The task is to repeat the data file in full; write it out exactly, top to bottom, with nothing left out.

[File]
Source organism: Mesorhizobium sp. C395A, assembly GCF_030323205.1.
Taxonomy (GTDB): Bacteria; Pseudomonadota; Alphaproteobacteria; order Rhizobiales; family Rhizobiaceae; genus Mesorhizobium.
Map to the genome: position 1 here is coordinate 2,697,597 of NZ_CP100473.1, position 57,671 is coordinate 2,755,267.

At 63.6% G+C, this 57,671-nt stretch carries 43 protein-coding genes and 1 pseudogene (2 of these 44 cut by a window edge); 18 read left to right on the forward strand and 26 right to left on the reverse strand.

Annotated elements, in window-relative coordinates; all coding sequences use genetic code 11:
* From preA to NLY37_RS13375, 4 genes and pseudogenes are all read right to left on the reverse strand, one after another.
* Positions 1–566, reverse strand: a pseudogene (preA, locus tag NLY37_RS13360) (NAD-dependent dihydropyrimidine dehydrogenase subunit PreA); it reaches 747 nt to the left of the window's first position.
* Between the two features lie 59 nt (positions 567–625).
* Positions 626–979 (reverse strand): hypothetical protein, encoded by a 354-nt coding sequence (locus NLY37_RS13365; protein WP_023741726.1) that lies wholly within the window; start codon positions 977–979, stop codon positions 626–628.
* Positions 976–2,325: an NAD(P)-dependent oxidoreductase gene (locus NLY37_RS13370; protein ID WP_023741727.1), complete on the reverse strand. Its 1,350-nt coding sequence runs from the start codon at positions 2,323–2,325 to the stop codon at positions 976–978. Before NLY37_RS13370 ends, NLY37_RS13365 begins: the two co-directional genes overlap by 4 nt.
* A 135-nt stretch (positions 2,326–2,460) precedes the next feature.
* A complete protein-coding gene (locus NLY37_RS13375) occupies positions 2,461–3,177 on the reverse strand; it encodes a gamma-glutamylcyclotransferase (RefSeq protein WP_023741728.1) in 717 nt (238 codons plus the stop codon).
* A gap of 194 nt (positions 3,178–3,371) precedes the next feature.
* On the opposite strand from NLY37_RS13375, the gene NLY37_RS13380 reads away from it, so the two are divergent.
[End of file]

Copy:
Source organism: Mesorhizobium sp. C395A, assembly GCF_030323205.1.
Taxonomy (GTDB): Bacteria; Pseudomonadota; Alphaproteobacteria; order Rhizobiales; family Rhizobiaceae; genus Mesorhizobium.
Map to the genome: position 1 here is coordinate 2,697,597 of NZ_CP100473.1, position 57,671 is coordinate 2,755,267.

At 63.6% G+C, this 57,671-nt stretch carries 43 protein-coding genes and 1 pseudogene (2 of these 44 cut by a window edge); 18 read left to right on the forward strand and 26 right to left on the reverse strand.

Annotated elements, in window-relative coordinates; all coding sequences use genetic code 11:
* From preA to NLY37_RS13375, 4 genes and pseudogenes are all read right to left on the reverse strand, one after another.
* Positions 1–566, reverse strand: a pseudogene (preA, locus tag NLY37_RS13360) (NAD-dependent dihydropyrimidine dehydrogenase subunit PreA); it reaches 747 nt to the left of the window's first position.
* Between the two features lie 59 nt (positions 567–625).
* Positions 626–979 (reverse strand): hypothetical protein, encoded by a 354-nt coding sequence (locus NLY37_RS13365; protein WP_023741726.1) that lies wholly within the window; start codon positions 977–979, stop codon positions 626–628.
* Positions 976–2,325: an NAD(P)-dependent oxidoreductase gene (locus NLY37_RS13370; protein ID WP_023741727.1), complete on the reverse strand. Its 1,350-nt coding sequence runs from the start codon at positions 2,323–2,325 to the stop codon at positions 976–978. Before NLY37_RS13370 ends, NLY37_RS13365 begins: the two co-directional genes overlap by 4 nt.
* A 135-nt stretch (positions 2,326–2,460) precedes the next feature.
* A complete protein-coding gene (locus NLY37_RS13375) occupies positions 2,461–3,177 on the reverse strand; it encodes a gamma-glutamylcyclotransferase (RefSeq protein WP_023741728.1) in 717 nt (238 codons plus the stop codon).
* A gap of 194 nt (positions 3,178–3,371) precedes the next feature.
* On the opposite strand from NLY37_RS13375, the gene NLY37_RS13380 reads away from it, so the two are divergent.